The moot point is just how many of these entities have a future at all. But it is politically incorrect to say it is so. Even at the best of times if you start out on a clean slate, you can quickly get into trouble down the line. Let’s go back a little. Ten private bank licences were issued in 1993; two more in 2003. Of the first lot, only five banks are still around — ICICI Bank, HDFC Bank, IDBI Bank, Axis Bank and IndusInd Bank. You also had an upgrade from an urban co-operative bank (to an scheduled commercial bank) — DCB Bank (the erstwhile Development Credit Bank). Others just could not keep up. Both from the second lot are still at the crease — Kotak Mahindra Bank and Yes Bank. In effect, a survival rate or success rate (depending on how you look at it) of 58.33 per cent.

A big advantage new entrants had in 1993 was that legacy, indeed, was a burden. State-run banks had a market share of 95 per cent market, but were not responsive to a fast-changing India Inc. Yet the newbies’ clean slates were soon filled with squiggles; they were manned by state-run bankers. It was not really fresh blood. Loans doled out on the double piled up as duds as the mid-1990s high interest-rate regime started to bite. The plot has changed now; there is talk of ‘continuous on-tap licensing’ of new banks, and an entirely different banking market. It’s debatable if the new method would have a success ratio of 58.33 per cent, if this happened two decades ago.

Presently, it’s not clear as to how the re-orientation of the banking structure will proceed from here on. Will the better among state-run banks agree to a marriage with the also-rans? Will it be fair — even if you say that all are majority-owned by the Centre (to the extent, the process will be a breeze) — to the rest of the shareholders?

The RBI committee on Comprehensive Financial Services for Small Businesses and Low-Income Households (chaired by Nachiket Mor, 2013) espoused the concept of differentiated banks to further the cause of financial inclusion, and deepening of strategies, using the functional building blocks of payments, deposits and credits. The case for payments banks was made saying their primary role would be to provide payment services and deposit products to small businesses and low-income households. Yet the effect of such a move on co-operative banks has not been studied. As on date, there is no detailed analysis in public domain on the financial health of co-operative banks. Just how well-prepared are they to take on payment banks, which can hit them on the liabilities front as well as on the asset side by cross-selling third-party offerings?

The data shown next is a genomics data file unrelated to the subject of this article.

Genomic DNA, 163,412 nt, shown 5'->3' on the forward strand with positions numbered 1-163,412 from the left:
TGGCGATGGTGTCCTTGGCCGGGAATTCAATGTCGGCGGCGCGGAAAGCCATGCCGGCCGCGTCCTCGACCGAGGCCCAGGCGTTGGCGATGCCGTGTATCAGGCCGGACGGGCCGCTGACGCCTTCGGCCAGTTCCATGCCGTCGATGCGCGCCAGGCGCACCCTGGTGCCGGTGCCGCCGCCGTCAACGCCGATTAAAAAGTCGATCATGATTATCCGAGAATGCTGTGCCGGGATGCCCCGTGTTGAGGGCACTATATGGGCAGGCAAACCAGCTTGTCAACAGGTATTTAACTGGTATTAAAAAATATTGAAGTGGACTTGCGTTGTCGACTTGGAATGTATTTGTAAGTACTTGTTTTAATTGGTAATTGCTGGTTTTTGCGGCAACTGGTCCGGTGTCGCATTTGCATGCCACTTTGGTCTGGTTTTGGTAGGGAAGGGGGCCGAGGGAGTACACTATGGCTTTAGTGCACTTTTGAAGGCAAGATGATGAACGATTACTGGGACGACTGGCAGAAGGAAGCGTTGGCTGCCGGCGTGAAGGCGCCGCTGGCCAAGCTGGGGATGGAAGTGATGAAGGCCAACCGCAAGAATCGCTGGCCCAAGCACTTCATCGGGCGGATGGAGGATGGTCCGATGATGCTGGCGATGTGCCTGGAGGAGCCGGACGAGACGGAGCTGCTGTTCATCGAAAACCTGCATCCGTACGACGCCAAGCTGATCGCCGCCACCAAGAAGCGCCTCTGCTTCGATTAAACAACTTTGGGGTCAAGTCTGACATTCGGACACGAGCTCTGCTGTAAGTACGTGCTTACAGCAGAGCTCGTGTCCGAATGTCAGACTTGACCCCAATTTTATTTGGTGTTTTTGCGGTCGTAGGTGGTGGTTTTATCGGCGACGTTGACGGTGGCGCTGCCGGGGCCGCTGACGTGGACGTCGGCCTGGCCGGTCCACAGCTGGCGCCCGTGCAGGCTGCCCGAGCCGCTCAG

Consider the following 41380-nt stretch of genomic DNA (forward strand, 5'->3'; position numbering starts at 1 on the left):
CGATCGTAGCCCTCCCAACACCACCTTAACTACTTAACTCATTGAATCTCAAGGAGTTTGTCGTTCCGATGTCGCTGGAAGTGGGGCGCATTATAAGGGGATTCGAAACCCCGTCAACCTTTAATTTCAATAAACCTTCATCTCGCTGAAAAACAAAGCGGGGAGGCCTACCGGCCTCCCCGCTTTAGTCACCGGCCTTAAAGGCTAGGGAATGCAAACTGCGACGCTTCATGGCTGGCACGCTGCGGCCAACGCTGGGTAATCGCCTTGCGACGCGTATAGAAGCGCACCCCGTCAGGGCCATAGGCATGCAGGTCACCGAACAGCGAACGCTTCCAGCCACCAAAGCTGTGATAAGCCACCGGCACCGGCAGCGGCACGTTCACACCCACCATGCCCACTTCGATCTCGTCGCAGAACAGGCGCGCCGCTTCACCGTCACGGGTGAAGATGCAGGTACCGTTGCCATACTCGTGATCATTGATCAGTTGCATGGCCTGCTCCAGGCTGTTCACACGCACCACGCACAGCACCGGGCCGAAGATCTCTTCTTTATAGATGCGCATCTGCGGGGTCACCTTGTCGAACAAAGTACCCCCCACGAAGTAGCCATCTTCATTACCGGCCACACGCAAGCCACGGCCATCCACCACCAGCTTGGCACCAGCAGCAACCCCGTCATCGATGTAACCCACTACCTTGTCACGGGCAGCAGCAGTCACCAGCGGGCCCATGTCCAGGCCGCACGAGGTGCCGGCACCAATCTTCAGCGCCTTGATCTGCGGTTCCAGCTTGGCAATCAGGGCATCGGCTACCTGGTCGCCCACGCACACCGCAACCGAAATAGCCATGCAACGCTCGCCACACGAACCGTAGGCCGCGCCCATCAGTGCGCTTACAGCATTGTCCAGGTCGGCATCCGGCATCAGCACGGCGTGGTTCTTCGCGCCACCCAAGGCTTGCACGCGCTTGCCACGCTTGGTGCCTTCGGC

It’s one thing to put out a chart to ‘indicate’ how the story will unfold (or unravel); and it’s entirely another to give effect to these changes. It took almost two decades and more for the State Bank of India to finally merge its subsidiary banks with itself. We don’t have that kind of luxury anymore. If fresh new banking platforms continue to be licensed even as the laggards continue to float around, the pain will only increase.

It’s not to suggest that new entities are not needed. But the co-habitation of legacy banks, many with no real future at all, and the newbies will only worsen the plot. The point is, the future may or may not turn out to be perfect, but the present is tense for sure.